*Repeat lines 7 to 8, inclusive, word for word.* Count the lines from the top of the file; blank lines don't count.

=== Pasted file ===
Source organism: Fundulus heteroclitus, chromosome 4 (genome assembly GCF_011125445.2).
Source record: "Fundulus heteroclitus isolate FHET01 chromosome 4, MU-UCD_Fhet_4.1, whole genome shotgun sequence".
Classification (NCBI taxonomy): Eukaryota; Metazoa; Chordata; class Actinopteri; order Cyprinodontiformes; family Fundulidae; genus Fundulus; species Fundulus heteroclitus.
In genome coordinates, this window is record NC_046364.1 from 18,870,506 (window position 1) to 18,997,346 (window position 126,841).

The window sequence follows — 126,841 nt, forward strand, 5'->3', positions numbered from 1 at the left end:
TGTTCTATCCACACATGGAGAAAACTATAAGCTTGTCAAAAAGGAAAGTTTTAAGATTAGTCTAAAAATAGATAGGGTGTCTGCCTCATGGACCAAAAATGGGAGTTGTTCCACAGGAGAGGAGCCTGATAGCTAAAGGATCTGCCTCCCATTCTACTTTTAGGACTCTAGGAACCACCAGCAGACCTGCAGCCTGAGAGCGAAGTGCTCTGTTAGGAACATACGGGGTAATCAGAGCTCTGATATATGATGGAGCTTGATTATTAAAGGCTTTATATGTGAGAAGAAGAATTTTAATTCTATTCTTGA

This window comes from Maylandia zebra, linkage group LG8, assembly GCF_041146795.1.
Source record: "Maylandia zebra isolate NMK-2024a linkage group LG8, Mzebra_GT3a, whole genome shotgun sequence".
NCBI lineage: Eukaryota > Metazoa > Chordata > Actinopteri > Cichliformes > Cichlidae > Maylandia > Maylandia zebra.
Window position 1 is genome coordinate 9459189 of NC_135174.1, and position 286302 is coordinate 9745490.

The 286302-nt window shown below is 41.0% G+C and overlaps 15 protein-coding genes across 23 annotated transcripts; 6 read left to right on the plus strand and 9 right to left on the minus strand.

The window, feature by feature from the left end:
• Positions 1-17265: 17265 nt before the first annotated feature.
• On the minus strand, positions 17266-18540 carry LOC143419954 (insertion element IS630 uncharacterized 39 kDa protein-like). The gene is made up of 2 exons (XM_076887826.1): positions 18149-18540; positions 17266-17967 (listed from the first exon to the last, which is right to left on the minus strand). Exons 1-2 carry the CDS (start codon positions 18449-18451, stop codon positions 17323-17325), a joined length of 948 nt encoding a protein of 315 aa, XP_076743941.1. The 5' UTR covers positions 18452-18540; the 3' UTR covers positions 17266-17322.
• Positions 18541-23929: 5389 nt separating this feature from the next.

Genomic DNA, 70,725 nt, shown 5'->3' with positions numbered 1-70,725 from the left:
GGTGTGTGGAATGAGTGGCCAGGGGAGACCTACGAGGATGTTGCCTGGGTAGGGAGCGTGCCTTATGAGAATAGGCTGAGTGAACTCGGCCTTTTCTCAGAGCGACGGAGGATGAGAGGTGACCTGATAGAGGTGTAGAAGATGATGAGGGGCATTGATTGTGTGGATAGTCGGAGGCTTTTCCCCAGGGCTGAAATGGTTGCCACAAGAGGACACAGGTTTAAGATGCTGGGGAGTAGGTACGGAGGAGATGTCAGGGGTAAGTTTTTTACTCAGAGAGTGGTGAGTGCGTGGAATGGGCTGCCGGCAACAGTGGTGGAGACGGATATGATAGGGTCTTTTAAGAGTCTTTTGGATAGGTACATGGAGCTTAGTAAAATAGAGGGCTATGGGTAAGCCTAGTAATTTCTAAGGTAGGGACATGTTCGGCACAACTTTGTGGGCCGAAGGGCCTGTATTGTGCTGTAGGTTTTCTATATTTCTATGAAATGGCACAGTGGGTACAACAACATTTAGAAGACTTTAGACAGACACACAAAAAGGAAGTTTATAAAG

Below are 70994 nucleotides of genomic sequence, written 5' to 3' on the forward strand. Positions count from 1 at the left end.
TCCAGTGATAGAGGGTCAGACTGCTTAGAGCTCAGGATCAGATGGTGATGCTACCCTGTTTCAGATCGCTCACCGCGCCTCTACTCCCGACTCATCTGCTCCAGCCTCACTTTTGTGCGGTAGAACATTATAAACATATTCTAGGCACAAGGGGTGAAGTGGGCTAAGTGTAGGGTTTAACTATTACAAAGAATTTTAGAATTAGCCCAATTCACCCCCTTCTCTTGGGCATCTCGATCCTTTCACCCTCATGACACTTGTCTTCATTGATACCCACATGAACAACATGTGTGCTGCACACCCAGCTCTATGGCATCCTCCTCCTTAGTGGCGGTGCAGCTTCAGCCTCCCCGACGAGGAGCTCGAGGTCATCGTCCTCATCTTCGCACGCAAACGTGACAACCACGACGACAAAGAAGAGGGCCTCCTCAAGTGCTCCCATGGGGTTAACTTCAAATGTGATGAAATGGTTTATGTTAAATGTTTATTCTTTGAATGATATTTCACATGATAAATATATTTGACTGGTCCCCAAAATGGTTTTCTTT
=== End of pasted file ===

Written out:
This window comes from Maylandia zebra, linkage group LG8, assembly GCF_041146795.1.
Source record: "Maylandia zebra isolate NMK-2024a linkage group LG8, Mzebra_GT3a, whole genome shotgun sequence".